I’m saddened (really saddened, as I write this) to report that one of the titans of our movement, Jessie Gruman, died unexpectedly yesterday at home in New York. She had long been sick, but the demise was sudden.
In addition to the mountain of work she produced as founder of the Center for Advancing Health (CFAH), Jessie was one of the early forces in SPM: she was the founding co-editor-in-chief of our Journal of Participatory Medicine (JoPM). As many of you know, she was in her fourth cancer, all initiated by the megadoses of radiation she got as a teen for her lymphoma, before medicine knew it would later cause cancer after cancer in adulthood.
SPM President Josh Seidman was one of the Ziff Patient Engagement Fellows sponsored by CFAH, so he was among the first to be notified. In an email last night he wrote to some of us,
Several SPM members were in attendance at the recent SIIPC14 conference at Dartmouth, where the ongoing work on healthcare system transformation has been the source of much great content on e-patients.net over the years.
Casey Quinlan – yes, yours truly – has put up a post on the Mighty Mouth blog that gives one woman’s perspective on the conversation in the room and on Twitter during the conference, and in some precincts since.
Charlotte Yeh is the Chief Medical Officer of AARP Services, and has had a long career in government and as a practicing emergency physician. (Our paths first crossed years ago when we were both working on pre-hospital care reform in Massachusetts.) She wrote a piece published in the current issue of Health Affairs about her experience as a patient after being hit by a car while crossing the street in Washington, DC. Read it. After detailing her frustration with the clinicians in the acute setting more focused on protocols and diagnostic testing than on the patient before them, and her satisfaction with the clinicians in the rehabilitation setting who asked her to define her own goals, she concludes:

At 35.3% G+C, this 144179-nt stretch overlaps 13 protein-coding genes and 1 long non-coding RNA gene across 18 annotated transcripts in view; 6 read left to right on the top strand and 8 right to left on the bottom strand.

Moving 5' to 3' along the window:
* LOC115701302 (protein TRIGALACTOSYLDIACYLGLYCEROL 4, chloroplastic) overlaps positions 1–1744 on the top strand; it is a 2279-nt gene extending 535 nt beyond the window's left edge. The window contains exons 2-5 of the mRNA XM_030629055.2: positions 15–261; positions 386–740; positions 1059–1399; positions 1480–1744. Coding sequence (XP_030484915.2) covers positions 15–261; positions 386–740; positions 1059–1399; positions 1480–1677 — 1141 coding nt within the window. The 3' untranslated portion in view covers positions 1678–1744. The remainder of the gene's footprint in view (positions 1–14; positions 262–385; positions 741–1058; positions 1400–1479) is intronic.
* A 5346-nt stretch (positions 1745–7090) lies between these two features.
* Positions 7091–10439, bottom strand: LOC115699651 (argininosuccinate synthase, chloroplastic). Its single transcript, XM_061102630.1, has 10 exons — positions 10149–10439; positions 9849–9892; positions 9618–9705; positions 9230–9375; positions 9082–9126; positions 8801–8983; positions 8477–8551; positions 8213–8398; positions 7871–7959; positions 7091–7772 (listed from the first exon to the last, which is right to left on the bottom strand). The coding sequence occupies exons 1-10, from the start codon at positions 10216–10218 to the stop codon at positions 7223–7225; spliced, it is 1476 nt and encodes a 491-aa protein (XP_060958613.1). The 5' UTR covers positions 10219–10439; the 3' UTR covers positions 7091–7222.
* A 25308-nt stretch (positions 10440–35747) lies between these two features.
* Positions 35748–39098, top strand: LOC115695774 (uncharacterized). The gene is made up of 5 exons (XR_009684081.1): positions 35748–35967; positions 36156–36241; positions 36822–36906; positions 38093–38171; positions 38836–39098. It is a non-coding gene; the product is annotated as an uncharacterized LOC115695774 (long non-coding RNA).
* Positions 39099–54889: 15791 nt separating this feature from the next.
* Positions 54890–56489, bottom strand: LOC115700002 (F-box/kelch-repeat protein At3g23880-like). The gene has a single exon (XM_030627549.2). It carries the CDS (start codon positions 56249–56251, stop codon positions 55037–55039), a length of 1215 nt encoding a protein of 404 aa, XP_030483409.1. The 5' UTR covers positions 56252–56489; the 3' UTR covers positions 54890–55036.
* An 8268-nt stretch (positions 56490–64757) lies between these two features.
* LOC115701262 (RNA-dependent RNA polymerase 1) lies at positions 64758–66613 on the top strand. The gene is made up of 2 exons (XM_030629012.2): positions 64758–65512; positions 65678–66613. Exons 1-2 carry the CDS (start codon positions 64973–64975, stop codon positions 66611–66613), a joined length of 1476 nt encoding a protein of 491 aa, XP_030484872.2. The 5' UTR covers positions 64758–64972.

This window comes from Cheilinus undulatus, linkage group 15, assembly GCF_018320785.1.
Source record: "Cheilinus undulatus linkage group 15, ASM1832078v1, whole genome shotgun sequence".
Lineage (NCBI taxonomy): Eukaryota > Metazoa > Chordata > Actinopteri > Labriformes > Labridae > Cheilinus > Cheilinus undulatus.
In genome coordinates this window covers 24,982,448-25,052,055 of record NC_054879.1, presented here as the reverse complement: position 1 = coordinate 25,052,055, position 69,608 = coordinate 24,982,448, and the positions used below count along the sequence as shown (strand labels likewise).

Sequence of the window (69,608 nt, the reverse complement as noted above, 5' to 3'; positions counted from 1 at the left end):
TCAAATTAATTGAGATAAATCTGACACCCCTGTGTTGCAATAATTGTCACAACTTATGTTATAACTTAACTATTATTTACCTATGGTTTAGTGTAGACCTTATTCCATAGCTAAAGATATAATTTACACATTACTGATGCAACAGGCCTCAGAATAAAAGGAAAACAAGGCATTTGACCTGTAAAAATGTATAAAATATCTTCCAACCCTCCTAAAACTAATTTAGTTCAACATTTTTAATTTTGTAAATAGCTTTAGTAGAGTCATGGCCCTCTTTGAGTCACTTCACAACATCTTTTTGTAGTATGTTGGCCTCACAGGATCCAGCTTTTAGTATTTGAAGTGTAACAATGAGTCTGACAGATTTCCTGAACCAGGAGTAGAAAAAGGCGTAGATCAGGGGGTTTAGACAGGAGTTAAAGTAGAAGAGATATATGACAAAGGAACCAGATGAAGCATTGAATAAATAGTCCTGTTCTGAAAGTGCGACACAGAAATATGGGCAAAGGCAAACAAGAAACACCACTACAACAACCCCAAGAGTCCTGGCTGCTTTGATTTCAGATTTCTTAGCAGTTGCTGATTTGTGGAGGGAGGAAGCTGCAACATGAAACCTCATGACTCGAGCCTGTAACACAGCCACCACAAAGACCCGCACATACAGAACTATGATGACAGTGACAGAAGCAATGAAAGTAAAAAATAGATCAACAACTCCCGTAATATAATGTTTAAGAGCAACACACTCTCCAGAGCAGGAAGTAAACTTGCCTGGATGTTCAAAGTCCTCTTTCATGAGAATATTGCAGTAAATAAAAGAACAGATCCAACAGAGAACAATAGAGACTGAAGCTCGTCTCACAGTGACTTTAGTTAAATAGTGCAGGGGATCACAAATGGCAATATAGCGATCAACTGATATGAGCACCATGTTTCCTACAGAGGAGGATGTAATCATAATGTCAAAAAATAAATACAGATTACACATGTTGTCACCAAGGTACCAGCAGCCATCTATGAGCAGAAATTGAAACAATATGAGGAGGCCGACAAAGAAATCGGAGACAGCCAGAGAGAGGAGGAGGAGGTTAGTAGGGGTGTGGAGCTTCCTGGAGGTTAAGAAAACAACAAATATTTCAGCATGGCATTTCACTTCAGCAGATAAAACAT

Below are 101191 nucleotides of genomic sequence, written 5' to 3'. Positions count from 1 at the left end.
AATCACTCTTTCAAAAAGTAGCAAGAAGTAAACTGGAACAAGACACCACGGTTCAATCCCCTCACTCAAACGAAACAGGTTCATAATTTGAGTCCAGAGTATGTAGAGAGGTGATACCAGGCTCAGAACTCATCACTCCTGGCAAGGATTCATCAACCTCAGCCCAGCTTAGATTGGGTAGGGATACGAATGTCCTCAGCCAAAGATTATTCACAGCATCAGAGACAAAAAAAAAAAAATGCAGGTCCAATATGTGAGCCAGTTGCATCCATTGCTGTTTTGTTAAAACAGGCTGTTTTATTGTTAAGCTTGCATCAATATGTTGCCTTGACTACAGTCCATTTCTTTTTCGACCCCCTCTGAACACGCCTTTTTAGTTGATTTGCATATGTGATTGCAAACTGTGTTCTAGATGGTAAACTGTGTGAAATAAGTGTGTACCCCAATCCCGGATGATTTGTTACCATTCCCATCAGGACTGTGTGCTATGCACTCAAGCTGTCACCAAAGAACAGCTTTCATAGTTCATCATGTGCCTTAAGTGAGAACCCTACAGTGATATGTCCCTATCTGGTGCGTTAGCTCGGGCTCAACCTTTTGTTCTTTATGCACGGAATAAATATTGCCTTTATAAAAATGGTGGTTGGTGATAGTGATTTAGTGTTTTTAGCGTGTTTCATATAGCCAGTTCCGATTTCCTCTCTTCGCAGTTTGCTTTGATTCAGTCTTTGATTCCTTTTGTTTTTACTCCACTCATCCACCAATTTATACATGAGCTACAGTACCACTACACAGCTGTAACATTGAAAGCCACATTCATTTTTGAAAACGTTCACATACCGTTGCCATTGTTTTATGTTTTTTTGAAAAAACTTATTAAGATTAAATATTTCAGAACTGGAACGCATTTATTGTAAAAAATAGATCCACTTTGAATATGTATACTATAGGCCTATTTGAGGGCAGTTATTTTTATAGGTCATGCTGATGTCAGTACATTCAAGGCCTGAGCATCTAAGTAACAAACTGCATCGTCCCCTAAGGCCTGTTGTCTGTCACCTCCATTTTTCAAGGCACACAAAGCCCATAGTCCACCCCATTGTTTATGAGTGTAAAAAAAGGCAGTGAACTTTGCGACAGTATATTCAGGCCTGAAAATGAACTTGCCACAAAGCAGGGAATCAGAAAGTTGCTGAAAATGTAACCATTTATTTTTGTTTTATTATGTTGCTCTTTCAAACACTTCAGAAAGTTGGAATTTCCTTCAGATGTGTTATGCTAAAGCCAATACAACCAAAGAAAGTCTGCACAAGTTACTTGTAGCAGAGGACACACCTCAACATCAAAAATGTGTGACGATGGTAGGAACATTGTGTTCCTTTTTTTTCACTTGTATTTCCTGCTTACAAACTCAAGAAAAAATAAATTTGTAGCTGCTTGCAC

If I resolved anything on my care journey, it is that the “North Star” guiding all care must be providers using “any means possible,” to know the patient, hear the patient, and respond to what matters to the patient. It should make no difference where you practice; any provider can do this. Emergency departments can’t hide behind the excuses of “we’re too busy” or “it’s too chaotic” to avoid connecting with every patient.
It is time to frame a new paradigm of care, a consumer-driven approach that concentrates attention on the art of medicine. This might begin with a reinvigorated focus on patient-centered care and mastering the skills of listening, empathy, and patient partnership.
Strong words from a clinical leader, published in in a journal that is a key forum for health policy discussion. Here’s hoping that she is able to engage others in this conversation in a meaningful way.